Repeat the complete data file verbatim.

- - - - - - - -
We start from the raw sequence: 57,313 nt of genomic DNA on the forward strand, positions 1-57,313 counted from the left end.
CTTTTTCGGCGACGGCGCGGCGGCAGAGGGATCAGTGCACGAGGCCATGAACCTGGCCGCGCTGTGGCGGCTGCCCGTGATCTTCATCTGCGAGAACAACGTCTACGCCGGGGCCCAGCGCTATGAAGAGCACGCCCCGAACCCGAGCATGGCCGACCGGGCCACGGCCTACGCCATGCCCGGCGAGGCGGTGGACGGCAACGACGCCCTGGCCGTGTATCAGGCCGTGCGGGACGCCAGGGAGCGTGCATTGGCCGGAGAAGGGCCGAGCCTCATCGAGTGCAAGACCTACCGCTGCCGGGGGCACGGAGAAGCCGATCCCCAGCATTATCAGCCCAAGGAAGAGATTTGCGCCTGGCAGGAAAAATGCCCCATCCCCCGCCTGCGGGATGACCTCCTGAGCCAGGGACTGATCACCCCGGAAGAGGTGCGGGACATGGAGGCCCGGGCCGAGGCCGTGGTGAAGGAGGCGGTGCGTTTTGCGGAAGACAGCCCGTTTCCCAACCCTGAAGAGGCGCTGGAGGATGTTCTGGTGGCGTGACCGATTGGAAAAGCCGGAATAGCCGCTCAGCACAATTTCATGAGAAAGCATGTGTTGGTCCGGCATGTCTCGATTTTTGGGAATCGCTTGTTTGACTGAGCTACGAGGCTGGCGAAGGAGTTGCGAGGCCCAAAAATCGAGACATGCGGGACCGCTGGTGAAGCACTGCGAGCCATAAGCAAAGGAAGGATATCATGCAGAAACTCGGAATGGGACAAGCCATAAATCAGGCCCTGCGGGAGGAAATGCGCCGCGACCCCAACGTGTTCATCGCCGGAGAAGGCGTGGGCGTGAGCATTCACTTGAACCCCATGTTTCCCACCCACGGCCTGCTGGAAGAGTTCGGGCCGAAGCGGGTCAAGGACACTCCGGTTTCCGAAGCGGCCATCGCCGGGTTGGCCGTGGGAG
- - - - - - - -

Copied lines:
We start from the raw sequence: 57,313 nt of genomic DNA on the forward strand, positions 1-57,313 counted from the left end.
CTTTTTCGGCGACGGCGCGGCGGCAGAGGGATCAGTGCACGAGGCCATGAACCTGGCCGCGCTGTGGCGGCTGCCCGTGATCTTCATCTGCGAGAACAACGTCTACGCCGGGGCCCAGCGCTATGAAGAGCACGCCCCGAACCCGAGCATGGCCGACCGGGCCACGGCCTACGCCATGCCCGGCGAGGCGGTGGACGGCAACGACGCCCTGGCCGTGTATCAGGCCGTGCGGGACGCCAGGGAGCGTGCATTGGCCGGAGAAGGGCCGAGCCTCATCGAGTGCAAGACCTACCGCTGCCGGGGGCACGGAGAAGCCGATCCCCAGCATTATCAGCCCAAGGAAGAGATTTGCGCCTGGCAGGAAAAATGCCCCATCCCCCGCCTGCGGGATGACCTCCTGAGCCAGGGACTGATCACCCCGGAAGAGGTGCGGGACATGGAGGCCCGGGCCGAGGCCGTGGTGAAGGAGGCGGTGCGTTTTGCGGAAGACAGCCCGTTTCCCAACCCTGAAGAGGCGCTGGAGGATGTTCTGGTGGCGTGACCGATTGGAAAAGCCGGAATAGCCGCTCAGCACAATTTCATGAGAAAGCATGTGTTGGTCCGGCATGTCTCGATTTTTGGGAATCGCTTGTTTGACTGAGCTACGAGGCTGGCGAAGGAGTTGCGAGGCCCAAAAATCGAGACATGCGGGACCGCTGGTGAAGCACTGCGAGCCATAAGCAAAGGAAGGATATCATGCAGAAACTCGGAATGGGACAAGCCATAAATCAGGCCCTGCGGGAGGAAATGCGCCGCGACCCCAACGTGTTCATCGCCGGAGAAGGCGTGGGCGTGAGCATTCACTTGAACCCCATGTTTCCCACCCACGGCCTGCTGGAAGAGTTCGGGCCGAAGCGGGTCAAGGACACTCCGGTTTCCGAAGCGGCCATCGCCGGGTTGGCCGTGGGAG